Saturday, 8 June 2019
Whether you're down on your luck or looking to upgrade your position, you may have been interviewing for new jobs.
Sometimes when it feels like nothing is clicking, you start to feel discouraged about your prospects, and your mind begins swirling with self-deprecating thoughts: Is my resume not up to par? Do I have enough experience? And what about my job interview skills? To address the last point, here are several ways to make your next interview a slam-dunk.
Visualization techniques can be incredibly powerful. Athletes use them before big games and CEOs use them prior to major presentations. Follow the professionals and do the same thing. For several days before your interview, visualize yourself confidently sitting in front of your prospective employer. Imagine the questions you'll be asked and practice your responses. It can also help to practice in front of a friend or family member. Repeat positive affirmations to yourself before the big day. This can help get you in the proper mindset to perform your best.
Arrive at least ten minutes early. Be nice to everyone you meet, including the person who holds the door as you come in, the secretary that offers you water, and the janitor who passes you in the hallway. Once your meeting begins, give everyone a genuine smile, then dive into the key qualifications you have for the position. Stay relevant. Try to shy away from explaining experiences that have no bearing on the position. Instead, talk about what you can do for the company and how your expertise can help the business.
You may be asked to give examples of certain situations you've experienced. Knowing this, prepare several short stories in advance that illustrate the times when you dealt with difficulties and what you did to improve the situation. You should also prepare to talk about other successes, like the times you improved a company's bottom line, or won an unlikely client contract. Write down notes for each story and practice telling them.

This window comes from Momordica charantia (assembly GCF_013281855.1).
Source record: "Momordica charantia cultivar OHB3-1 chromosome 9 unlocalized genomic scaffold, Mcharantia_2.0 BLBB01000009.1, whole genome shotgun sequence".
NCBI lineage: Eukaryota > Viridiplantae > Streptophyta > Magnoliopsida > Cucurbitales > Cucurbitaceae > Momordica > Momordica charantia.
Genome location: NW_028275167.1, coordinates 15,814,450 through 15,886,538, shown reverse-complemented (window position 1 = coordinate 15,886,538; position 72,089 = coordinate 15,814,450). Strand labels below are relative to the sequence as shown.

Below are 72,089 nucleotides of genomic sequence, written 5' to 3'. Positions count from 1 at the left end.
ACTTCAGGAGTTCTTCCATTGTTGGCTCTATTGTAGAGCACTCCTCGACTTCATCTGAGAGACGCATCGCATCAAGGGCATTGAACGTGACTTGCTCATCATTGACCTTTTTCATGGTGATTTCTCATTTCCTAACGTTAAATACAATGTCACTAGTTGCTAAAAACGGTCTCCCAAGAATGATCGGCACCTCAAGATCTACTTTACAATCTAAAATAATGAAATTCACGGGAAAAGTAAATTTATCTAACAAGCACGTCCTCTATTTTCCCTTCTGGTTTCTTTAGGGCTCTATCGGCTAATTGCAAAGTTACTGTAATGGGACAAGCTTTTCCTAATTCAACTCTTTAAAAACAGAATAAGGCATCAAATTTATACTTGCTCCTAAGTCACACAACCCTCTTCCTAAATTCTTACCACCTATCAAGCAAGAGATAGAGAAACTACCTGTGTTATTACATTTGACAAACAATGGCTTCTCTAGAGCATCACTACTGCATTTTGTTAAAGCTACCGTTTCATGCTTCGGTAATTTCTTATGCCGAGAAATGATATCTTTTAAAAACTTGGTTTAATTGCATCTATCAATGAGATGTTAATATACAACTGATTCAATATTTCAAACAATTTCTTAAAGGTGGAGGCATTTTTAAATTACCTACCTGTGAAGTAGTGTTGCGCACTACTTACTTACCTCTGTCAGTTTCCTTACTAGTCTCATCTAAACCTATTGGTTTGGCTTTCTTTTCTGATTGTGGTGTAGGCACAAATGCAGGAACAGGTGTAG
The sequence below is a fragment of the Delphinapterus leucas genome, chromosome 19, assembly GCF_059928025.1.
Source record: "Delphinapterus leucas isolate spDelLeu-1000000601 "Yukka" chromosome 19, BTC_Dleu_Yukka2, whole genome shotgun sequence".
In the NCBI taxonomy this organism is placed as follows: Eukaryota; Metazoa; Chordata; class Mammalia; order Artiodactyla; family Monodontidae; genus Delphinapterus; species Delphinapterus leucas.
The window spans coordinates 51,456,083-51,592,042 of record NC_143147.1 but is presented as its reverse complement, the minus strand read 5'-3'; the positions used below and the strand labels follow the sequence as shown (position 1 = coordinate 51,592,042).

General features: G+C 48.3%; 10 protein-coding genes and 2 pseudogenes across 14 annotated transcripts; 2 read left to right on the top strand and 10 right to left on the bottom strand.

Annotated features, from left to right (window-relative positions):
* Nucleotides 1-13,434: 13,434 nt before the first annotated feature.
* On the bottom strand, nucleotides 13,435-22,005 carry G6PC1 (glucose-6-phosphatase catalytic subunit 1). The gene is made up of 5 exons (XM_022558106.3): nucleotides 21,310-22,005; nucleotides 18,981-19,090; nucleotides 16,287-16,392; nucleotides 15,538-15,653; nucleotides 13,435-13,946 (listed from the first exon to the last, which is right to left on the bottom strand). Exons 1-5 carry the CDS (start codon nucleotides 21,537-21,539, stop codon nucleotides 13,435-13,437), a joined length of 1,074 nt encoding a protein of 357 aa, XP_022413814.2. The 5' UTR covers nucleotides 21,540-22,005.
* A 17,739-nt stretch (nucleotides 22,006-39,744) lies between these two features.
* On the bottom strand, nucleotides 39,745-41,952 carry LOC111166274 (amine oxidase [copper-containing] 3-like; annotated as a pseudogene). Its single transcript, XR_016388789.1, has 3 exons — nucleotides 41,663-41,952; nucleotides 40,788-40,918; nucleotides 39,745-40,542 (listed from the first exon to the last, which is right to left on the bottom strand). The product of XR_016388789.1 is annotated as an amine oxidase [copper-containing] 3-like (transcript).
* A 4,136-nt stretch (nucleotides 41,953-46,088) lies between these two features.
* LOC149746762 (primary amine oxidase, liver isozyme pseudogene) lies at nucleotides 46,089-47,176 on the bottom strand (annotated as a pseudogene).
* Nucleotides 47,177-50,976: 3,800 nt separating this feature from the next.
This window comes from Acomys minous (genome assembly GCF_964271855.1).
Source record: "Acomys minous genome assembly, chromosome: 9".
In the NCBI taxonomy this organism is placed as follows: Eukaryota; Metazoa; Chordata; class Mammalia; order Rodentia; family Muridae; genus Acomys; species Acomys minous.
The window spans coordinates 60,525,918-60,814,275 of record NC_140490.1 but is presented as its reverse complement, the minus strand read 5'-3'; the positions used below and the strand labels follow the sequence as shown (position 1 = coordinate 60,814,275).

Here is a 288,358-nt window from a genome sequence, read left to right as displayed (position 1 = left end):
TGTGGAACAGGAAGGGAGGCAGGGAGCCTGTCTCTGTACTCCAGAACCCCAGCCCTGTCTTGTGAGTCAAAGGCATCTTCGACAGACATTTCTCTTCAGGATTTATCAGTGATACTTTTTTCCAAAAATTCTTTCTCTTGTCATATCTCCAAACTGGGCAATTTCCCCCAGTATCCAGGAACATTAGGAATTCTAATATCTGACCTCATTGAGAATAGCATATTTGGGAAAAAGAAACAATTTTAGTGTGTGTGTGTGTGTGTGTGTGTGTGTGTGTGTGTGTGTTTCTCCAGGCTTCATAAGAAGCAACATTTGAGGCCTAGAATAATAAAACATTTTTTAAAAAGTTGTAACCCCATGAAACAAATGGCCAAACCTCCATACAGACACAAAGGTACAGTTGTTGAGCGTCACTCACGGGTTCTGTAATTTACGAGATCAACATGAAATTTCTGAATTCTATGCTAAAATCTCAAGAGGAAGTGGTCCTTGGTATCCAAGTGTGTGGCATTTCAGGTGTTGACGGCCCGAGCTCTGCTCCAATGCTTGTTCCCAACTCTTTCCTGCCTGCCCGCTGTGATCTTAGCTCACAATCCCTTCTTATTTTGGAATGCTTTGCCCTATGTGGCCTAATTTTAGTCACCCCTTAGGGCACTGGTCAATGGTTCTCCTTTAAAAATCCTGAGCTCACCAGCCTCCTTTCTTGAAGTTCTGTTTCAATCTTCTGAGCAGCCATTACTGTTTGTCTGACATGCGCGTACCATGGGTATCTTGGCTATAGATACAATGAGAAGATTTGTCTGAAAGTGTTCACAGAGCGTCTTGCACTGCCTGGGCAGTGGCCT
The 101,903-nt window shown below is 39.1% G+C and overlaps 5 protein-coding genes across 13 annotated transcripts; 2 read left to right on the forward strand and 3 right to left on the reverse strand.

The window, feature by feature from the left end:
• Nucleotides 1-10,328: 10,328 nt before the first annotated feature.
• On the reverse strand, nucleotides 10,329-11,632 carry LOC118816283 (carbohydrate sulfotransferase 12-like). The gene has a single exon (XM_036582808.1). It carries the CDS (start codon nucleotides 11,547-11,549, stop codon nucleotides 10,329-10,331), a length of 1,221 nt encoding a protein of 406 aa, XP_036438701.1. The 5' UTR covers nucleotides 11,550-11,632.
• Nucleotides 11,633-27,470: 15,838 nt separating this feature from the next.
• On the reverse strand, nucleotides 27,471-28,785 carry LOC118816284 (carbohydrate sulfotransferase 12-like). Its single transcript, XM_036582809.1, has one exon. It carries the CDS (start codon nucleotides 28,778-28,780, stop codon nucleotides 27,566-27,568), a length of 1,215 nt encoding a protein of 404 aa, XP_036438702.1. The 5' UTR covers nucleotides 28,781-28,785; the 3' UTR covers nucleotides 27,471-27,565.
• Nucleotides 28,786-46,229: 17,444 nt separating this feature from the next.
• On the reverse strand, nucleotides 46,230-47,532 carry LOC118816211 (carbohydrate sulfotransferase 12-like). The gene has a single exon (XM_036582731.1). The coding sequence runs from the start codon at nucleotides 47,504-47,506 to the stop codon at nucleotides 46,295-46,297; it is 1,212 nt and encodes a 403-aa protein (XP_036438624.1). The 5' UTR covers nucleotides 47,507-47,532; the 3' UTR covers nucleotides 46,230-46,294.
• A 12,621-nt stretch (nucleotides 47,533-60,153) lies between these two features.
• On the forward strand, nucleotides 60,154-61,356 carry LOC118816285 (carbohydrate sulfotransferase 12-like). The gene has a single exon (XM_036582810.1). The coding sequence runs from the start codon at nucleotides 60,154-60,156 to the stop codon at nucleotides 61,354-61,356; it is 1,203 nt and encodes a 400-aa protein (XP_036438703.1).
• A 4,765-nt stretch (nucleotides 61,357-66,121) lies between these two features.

In order to seem enthusiastic to a hiring manager, it's important to act engaged and ask questions. Arrive with these questions in mind. Do your research and ask about recent—and of course, positive—news you've heard about the company. Ask your hiring manager about their experience. Better yet, look them up on LinkedIn beforehand and identify anything you have in common, and find a way to work it into the interview. Also, be sure to ask them their favorite things about working at the company, and pay attention to their tone and body language—which could be more revealing than their answers. Keep your questions conversational, professional, and genuine.
Find out about the next steps at the end of the interview. Ask about their hiring timeline, and then finish with a closing statement. Reiterate why you're interested in the role, how your experience is perfect for the position, and how you look forward to helping the company.
Post-interview thank you notes are essential to any hiring process. A few hours after the interview, send a short email thanking them for their time and confirming your interest. Wait another 24 hours, and then send a handwritten thank you card. This card can help keep you at the front of their minds as they're making the final decision.
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